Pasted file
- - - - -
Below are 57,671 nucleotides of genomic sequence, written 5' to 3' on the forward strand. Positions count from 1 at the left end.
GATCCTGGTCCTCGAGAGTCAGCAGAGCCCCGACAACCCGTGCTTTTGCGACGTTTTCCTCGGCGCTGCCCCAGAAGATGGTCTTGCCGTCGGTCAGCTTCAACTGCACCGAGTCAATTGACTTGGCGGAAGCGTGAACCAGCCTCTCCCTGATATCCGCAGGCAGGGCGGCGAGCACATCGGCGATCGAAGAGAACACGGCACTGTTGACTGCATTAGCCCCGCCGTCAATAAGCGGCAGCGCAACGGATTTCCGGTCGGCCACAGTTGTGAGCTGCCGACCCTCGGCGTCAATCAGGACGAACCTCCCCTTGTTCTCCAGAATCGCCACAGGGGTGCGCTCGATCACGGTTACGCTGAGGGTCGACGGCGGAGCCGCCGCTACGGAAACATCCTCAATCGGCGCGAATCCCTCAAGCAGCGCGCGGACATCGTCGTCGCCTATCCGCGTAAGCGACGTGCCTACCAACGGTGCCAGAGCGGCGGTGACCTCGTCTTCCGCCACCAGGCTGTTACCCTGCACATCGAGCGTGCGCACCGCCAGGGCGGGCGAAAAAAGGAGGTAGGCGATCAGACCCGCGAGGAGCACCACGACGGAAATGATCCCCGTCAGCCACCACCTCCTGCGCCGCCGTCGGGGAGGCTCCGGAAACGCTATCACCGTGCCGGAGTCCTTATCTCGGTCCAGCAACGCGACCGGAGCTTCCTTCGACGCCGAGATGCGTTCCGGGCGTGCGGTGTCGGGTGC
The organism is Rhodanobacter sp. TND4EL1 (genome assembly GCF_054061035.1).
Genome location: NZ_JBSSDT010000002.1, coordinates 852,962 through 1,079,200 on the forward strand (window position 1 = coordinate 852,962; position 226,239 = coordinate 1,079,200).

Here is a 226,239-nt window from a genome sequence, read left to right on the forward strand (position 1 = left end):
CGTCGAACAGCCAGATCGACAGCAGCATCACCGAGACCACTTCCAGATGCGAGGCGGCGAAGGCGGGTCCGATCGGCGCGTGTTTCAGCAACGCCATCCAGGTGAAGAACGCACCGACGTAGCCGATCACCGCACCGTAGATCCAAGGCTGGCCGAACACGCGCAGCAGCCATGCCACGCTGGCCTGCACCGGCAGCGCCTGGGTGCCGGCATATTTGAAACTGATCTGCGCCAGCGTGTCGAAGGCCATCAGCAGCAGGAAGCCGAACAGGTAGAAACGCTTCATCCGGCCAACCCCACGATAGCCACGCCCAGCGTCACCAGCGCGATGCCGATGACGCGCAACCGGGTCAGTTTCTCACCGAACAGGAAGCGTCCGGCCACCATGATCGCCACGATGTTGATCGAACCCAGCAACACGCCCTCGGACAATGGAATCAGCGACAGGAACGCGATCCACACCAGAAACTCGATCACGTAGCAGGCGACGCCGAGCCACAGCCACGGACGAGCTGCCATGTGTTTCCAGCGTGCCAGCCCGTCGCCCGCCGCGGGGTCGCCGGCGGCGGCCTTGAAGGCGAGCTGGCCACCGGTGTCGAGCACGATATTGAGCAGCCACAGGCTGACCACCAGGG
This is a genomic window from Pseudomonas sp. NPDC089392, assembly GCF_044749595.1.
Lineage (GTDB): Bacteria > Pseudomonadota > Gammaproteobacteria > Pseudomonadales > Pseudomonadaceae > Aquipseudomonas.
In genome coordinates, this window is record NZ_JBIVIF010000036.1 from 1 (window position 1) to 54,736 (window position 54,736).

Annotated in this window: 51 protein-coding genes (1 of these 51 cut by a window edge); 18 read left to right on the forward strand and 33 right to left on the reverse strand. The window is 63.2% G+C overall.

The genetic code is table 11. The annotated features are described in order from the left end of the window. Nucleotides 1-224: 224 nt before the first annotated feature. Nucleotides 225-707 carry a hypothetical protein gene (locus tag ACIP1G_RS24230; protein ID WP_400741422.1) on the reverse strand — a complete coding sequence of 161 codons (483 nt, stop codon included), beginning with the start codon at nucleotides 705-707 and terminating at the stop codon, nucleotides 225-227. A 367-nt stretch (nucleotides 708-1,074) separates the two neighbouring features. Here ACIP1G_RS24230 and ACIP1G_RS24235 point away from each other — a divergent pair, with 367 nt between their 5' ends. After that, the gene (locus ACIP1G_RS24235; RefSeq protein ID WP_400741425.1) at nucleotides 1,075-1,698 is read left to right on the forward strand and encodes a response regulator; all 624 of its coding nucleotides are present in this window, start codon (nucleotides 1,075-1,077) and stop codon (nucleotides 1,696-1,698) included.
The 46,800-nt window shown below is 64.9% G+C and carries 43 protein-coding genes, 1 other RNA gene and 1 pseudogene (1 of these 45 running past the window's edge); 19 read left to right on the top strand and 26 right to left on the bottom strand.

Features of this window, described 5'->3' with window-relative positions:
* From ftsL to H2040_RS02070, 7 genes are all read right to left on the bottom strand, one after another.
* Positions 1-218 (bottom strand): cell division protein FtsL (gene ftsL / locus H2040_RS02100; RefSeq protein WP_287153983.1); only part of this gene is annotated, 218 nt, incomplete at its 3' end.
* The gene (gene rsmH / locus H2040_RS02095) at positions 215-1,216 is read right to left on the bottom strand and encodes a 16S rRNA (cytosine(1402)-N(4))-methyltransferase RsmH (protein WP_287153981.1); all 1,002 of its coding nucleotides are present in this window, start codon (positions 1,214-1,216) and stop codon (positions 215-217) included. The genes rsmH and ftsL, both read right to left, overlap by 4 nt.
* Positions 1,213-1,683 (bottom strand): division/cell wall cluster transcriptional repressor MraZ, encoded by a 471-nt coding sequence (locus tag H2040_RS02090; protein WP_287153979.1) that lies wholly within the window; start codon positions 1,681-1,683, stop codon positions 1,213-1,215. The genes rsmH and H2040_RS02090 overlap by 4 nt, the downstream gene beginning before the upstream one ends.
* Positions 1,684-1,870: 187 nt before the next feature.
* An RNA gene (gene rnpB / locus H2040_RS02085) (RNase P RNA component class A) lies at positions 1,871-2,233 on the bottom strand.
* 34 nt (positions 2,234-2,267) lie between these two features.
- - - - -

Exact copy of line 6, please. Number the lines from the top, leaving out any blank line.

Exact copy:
CGTCGAACAGCCAGATCGACAGCAGCATCACCGAGACCACTTCCAGATGCGAGGCGGCGAAGGCGGGTCCGATCGGCGCGTGTTTCAGCAACGCCATCCAGGTGAAGAACGCACCGACGTAGCCGATCACCGCACCGTAGATCCAAGGCTGGCCGAACACGCGCAGCAGCCATGCCACGCTGGCCTGCACCGGCAGCGCCTGGGTGCCGGCATATTTGAAACTGATCTGCGCCAGCGTGTCGAAGGCCATCAGCAGCAGGAAGCCGAACAGGTAGAAACGCTTCATCCGGCCAACCCCACGATAGCCACGCCCAGCGTCACCAGCGCGATGCCGATGACGCGCAACCGGGTCAGTTTCTCACCGAACAGGAAGCGTCCGGCCACCATGATCGCCACGATGTTGATCGAACCCAGCAACACGCCCTCGGACAATGGAATCAGCGACAGGAACGCGATCCACACCAGAAACTCGATCACGTAGCAGGCGACGCCGAGCCACAGCCACGGACGAGCTGCCATGTGTTTCCAGCGTGCCAGCCCGTCGCCCGCCGCGGGGTCGCCGGCGGCGGCCTTGAAGGCGAGCTGGCCACCGGTGTCGAGCACGATATTGAGCAGCCACAGGCTGACCACCAGGG